Although blackbirds live longer in cities than in forests, telomeres – the repetitive stretches of DNA at the ends of the chromosomes – show that these city birds have a much poorer health status than their rural cousins. That’s according to a new study published March 21, 2018, in the peer-reviewed journal Biology Letters.
Blackbirds, a common sight in city gardens, have adapted well to an urban environment. But, said study author Juan Diego Ibáñez-Álamo:
…they also live in their original forest areas, which makes them ideal candidates for a study of the effect of city life on health.
Ibáñez-Álamo is working on a project studying the health effects of city life on birds at the Groningen Institute for Evolutionary Life Sciences in the Netherlands. Ibáñez-Álamo said the best way to study the relative health of city and rural birds is to compare telomere length. He explained why:
There are many indicators of health, like the presence of parasites or the immune response, but these will vary over time. The only truly unambiguous marker of health is the length of the telomeres, DNA structures that form a kind of cap at the end of the chromosomes and protect the DNA molecule from deterioration, just like the plastic caps on shoelaces.
During aging, the telomeres become shorter. But all kinds of stress will accelerate this shortening.
The researchers obtained blood samples from blackbirds in five European cities and the adjacent rural areas to analyze telomere length. Ibáñez-Álamo also checked the plumage of the birds to assess their age. He said in a statement:
From the molting pattern, you can distinguish yearlings from older birds. So we were able to estimate the proportion of older birds in the populations.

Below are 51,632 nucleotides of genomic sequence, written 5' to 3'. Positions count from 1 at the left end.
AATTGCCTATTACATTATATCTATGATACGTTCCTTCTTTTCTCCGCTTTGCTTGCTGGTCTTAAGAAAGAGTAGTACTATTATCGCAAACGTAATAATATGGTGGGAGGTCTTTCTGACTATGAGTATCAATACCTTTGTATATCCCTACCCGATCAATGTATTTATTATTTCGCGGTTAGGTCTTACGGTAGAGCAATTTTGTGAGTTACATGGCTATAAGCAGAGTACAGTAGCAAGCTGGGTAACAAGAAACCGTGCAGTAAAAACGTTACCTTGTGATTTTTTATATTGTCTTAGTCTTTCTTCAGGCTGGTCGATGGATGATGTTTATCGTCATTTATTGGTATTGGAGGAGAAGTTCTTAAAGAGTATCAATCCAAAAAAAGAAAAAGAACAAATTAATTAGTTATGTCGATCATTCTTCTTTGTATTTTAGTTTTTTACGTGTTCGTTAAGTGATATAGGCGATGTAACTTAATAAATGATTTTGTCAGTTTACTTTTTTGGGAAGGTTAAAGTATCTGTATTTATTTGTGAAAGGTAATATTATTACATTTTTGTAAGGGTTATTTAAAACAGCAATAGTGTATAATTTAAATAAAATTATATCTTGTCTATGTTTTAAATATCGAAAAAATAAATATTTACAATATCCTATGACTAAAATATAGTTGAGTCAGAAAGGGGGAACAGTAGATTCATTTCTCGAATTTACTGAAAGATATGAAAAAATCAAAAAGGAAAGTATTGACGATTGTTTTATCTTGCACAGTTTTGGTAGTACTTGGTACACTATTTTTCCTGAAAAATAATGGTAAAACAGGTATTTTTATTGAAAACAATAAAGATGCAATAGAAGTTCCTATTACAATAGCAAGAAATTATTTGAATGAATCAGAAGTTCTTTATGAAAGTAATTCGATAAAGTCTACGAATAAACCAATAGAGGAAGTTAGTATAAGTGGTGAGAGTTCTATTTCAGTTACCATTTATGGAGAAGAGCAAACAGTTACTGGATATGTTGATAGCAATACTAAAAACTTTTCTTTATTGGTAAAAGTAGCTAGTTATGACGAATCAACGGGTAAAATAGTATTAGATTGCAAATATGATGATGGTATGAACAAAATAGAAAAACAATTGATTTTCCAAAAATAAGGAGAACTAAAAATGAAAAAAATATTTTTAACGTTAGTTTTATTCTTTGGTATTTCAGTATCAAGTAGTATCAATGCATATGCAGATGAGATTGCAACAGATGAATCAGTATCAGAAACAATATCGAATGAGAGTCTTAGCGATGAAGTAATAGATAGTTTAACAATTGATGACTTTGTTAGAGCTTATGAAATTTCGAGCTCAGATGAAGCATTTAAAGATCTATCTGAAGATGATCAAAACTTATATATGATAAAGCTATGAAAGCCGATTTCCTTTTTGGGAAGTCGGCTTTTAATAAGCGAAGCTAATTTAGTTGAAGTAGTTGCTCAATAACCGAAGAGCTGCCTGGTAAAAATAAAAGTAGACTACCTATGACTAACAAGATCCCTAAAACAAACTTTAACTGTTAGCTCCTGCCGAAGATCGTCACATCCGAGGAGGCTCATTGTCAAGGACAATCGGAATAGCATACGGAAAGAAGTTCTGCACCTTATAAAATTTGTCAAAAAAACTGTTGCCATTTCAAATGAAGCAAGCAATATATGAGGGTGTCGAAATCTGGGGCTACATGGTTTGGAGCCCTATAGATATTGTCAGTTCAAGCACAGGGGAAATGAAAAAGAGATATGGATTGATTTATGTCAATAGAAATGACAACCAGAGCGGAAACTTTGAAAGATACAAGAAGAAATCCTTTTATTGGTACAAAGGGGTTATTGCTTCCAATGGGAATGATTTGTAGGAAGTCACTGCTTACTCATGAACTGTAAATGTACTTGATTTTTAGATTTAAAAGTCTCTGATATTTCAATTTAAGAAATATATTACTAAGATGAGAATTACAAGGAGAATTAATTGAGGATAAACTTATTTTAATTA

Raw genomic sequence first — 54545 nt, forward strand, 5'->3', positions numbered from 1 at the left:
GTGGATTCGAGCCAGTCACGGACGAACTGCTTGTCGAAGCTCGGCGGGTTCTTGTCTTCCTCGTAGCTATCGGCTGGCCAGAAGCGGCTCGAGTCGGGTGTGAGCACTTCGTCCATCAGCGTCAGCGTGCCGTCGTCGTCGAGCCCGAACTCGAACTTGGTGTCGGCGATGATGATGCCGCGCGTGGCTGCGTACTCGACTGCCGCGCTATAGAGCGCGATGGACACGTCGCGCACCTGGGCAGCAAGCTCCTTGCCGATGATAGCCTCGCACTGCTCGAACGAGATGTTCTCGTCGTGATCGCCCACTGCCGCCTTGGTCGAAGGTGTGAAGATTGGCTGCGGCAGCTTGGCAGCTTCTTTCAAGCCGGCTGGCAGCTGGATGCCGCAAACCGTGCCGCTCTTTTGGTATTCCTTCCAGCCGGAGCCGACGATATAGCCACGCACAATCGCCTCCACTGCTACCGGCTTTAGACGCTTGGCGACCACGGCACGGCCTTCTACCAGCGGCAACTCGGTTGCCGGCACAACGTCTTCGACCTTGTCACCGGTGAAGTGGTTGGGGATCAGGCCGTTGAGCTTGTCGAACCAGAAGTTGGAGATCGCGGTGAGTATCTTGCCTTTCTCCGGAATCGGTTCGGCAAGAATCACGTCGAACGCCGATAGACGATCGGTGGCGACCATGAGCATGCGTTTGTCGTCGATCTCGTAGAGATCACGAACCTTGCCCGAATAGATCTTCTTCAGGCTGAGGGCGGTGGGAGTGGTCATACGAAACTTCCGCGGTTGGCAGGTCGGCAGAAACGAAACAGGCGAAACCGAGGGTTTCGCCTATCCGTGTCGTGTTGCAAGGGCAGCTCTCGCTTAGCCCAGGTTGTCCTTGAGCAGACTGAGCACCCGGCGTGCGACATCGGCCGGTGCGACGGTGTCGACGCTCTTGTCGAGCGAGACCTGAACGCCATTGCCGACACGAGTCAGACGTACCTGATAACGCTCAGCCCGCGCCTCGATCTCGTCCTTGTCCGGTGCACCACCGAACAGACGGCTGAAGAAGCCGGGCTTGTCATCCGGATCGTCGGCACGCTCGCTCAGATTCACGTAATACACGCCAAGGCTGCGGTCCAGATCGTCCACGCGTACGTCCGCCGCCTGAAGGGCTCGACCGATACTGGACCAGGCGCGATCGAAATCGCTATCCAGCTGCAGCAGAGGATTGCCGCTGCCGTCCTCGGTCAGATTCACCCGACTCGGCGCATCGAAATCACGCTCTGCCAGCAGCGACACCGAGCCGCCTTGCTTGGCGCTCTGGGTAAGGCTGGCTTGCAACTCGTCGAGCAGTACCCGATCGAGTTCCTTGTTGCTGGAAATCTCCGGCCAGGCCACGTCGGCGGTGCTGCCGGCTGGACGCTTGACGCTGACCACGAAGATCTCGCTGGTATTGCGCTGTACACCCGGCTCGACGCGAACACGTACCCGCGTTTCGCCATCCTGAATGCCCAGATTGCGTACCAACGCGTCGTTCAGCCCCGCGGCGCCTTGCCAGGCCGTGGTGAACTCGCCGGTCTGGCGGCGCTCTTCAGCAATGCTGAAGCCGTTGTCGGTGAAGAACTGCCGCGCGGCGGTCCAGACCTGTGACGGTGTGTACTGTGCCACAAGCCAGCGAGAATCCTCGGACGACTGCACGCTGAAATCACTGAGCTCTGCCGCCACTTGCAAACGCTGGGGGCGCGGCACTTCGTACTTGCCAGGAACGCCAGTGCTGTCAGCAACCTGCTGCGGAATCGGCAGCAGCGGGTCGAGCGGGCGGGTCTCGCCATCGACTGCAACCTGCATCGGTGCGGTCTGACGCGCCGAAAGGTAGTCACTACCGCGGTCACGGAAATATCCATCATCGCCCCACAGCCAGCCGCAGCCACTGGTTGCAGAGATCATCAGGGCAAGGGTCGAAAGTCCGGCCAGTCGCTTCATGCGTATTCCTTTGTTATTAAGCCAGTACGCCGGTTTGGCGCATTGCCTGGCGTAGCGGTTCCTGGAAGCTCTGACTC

The measurements showed that the telomeres of city yearlings were substantially shorter than those of rural yearlings. The difference was even greater in older birds. The city birds therefore showed signs of premature aging, meaning their health status was poor compared to the rural blackbirds. But, paradoxically, the proportion of older birds was higher in the cities. Ibáñez-Álamo said:
This means that mortality is lower in the cities, so the advantages of city life compensate for the negative health effects.
But as for why this is the case … the researchers are unsure, but part of the explanation could be that there is less predation or more food in cities.
Bottom line: A new study suggests that blackbirds live longer in cities than in rural environments, although their health is poorer.
Eleanor Imster has helped write and edit EarthSky since 1995. She was an integral part of the award-winning EarthSky radio series almost since it began until it ended in 2013. Today, as an EarthSky.org Editor, she helps present the science and nature stories and photos you enjoy. She and her husband live in Tennessee, where they enjoy guitar playing and singing. They have 2 grown sons.